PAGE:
While these divergences are significant, the sometimes abstract character of debates over “growth” and “technology” may obscure necessary nuance and generate excessive polarization. In truth, it seems likely that a just response may require growth in some areas and degrowth in others, the repurposing of capitalist technologies in some spheres and the complete reorganization of productive processes and aims in others. It may also call for different priorities at different points in time as we struggle to preserve the material grounds for a livable—and, we hope, a more just and sustainable—future.
A Left on Fire
As always, the Left confronts the challenge of political agency. The primary problem we confront is not the absence of masses of people who understand the urgency of what we face. Once again, for instance, the 2023 Harvard Youth Survey shows strong majority support among eighteen- to twenty-nine-year-olds in the US for government spending to reduce poverty; to guarantee food, housing, and healthcare; and to curb climate change.1010. Harvard Kennedy School, “Harvard Youth Poll,” Institute of Politics, Spring 2023, https://iop.harvard.edu/youth-poll/45th-edition- spring-2023. Our problem, particularly in the United States, is a low level of organized resistance due to a demobilized left that has overinvested in electoralism at the expense of building workplace, community, and street-based struggles.
Yet, there are compelling examples which we could—and should—emulate. In the vanguard have been the decades-long struggles of Indigenous people across the globe against extractivist corporations and their political representatives, including in the heroic struggle at Standing Rock in the US against the Dakota Access Pipeline. In Latin America, organizations such as the Enlace Continental de Mujeres Indigenas (Continental Network of Indigenous Women of the Americas) have succeeded in forcing several governments to enact policies to protect the lands and ways of life of Indigenous people.1111. Karla Mendes, “President Lula’s First Pro-Environment Acts Protect Indigenous People and the Amazon,” Mongabay, January 4, 2023.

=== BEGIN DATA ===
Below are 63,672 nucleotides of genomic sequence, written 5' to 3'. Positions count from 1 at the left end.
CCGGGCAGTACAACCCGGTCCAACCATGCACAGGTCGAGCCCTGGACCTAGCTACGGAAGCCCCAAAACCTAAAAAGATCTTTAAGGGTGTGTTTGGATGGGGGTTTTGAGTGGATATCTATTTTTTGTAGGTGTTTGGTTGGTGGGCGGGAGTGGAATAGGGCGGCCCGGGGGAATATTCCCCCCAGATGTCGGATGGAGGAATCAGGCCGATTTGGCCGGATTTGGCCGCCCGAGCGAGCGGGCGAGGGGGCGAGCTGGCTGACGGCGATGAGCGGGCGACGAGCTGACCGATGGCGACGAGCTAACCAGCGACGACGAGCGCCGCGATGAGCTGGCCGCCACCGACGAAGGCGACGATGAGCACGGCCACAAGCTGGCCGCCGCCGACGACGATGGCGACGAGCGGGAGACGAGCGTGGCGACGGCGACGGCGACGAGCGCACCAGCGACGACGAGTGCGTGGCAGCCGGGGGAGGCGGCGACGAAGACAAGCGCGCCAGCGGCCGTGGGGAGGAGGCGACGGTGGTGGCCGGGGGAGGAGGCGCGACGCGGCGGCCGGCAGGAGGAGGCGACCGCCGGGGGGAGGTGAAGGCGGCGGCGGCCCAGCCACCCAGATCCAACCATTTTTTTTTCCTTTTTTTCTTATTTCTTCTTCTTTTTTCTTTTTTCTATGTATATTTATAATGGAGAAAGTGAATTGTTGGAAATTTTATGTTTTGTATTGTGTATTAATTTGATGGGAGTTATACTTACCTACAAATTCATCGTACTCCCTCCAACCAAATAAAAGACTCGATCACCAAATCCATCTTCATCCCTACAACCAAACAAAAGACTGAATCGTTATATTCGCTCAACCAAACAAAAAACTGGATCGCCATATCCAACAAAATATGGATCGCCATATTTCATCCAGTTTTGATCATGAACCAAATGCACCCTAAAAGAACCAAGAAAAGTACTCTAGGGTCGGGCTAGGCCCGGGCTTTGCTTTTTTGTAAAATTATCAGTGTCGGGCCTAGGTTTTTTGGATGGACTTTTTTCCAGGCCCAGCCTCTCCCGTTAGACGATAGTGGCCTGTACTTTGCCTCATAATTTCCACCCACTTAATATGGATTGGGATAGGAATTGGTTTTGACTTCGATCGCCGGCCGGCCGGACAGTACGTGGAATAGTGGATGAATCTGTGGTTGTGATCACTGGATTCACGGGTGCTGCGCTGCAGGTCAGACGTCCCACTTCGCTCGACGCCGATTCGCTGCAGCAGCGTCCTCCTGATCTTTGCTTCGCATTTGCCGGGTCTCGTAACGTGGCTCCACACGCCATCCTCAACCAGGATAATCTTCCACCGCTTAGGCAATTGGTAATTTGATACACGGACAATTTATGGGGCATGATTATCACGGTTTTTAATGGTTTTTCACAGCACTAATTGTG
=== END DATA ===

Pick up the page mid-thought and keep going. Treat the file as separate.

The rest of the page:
Mass struggles in the Global North, culminating in the last April’s climate strike in Germany, also hold out promise for a powerful movement precisely where the bulk of environmentally destructive corporations are located. The challenge is building an anticapitalist, ecosocialist left that is up to the task of confronting the environmental crisis.
Spectre has insisted that capitalism provokes resistance in the form of episodic mass struggles: from mass strikes to antiracist uprisings and the mobilizations of working and oppressed people against the far right. We hope to help coalesce a Left in the US and internationally that builds mass insurgency for a world beyond the rule of capital.
This issue offers analysis meant to arm us intellectually and politically for the challenges ahead. In a rich and provocative piece, Jonathan Martineau and Jonathan Durand Fulco argue that we need to come to terms with the dynamics of algorithmic capitalism today. Todd Gordon and Jeffery R. Webber analyze the dynamics of right-wing and fascist movements. And Christina Heatherton addresses questions about international working class organizing based on her exciting and inspiring new book, Arise! Global Radicalism in the Era of the Mexican Revolution.
Spectre is also excited to publish here a forgotten interview with C.L.R. James on anticolonial struggles in the Caribbean with an introduction by socialist-feminist writer and campaigner Selma James. We include further Provocations on ecosocialism and analytical Marxism. And, as always, we review some important new books for the Left.
We conclude these comments with a valuable reminder from Selma James that you will find in these pages. Writing about her work with C.L.R. James in Caribbean independence struggles, she cautions that struggles for global justice will be derailed “unless the society [we] aim to create is based on the self-mobilization of the population to recreate society anew.” Let us be guided by that injunction. ×
- David Stanway, “Climate Change Role in July Heatwaves ‘Overwhelming’, Scientists Say,” Reuters, July 25, 2023.
- Jun Rentschler, M. Salhad and B Agra-Jafino, “Flood Exposure and Poverty in 188 Countries,” Nature Communications 13 (2022).
- Li Cohen, “‘100% Coral Mortality’ Found in Coral Reef Restoration Site off Florida Coast as Ocean Temperatures Soar,” CBS News, July 24, 2023.
- Tiffany Means, “Climate Change and Droughts: What’s the Connection,” Yale Climate Connections, May 11, 2023.
- Chelsea Harvey, “Global Carbon Removal Efforts are Off Track for Meeting Climate Goals,” Scientific American, January 19, 2023.
- See “Editorial: ‘Woman, Life, Freedom,’” Spectre, 7 (Spring 2023).
- Christina Figueres, Y. de Boer and M.Z. Cutajar, “For 50 Years, Governments Have Failed to Act on Climate Change: No More Excuses,” The Guardian, January 2, 2022.
- As a case in point, see Matthew T. Huber, Climate Change as Class War: Building Socialism on a Warming Planet (London: Verso Books, 2022).
- See, for instance, Kohei Saito, Marx in the Anthropocene: Toward the Idea of Degrowth Communism (New York: Monthly Review Press, 2023).
- Harvard Kennedy School, “Harvard Youth Poll,” Institute of Politics, Spring 2023, https://iop.harvard.edu/youth-poll/45th-edition-
- Karla Mendes, “President Lula’s First Pro-Environment Acts Protect Indigenous People and the Amazon,” Mongabay, January 4, 2023.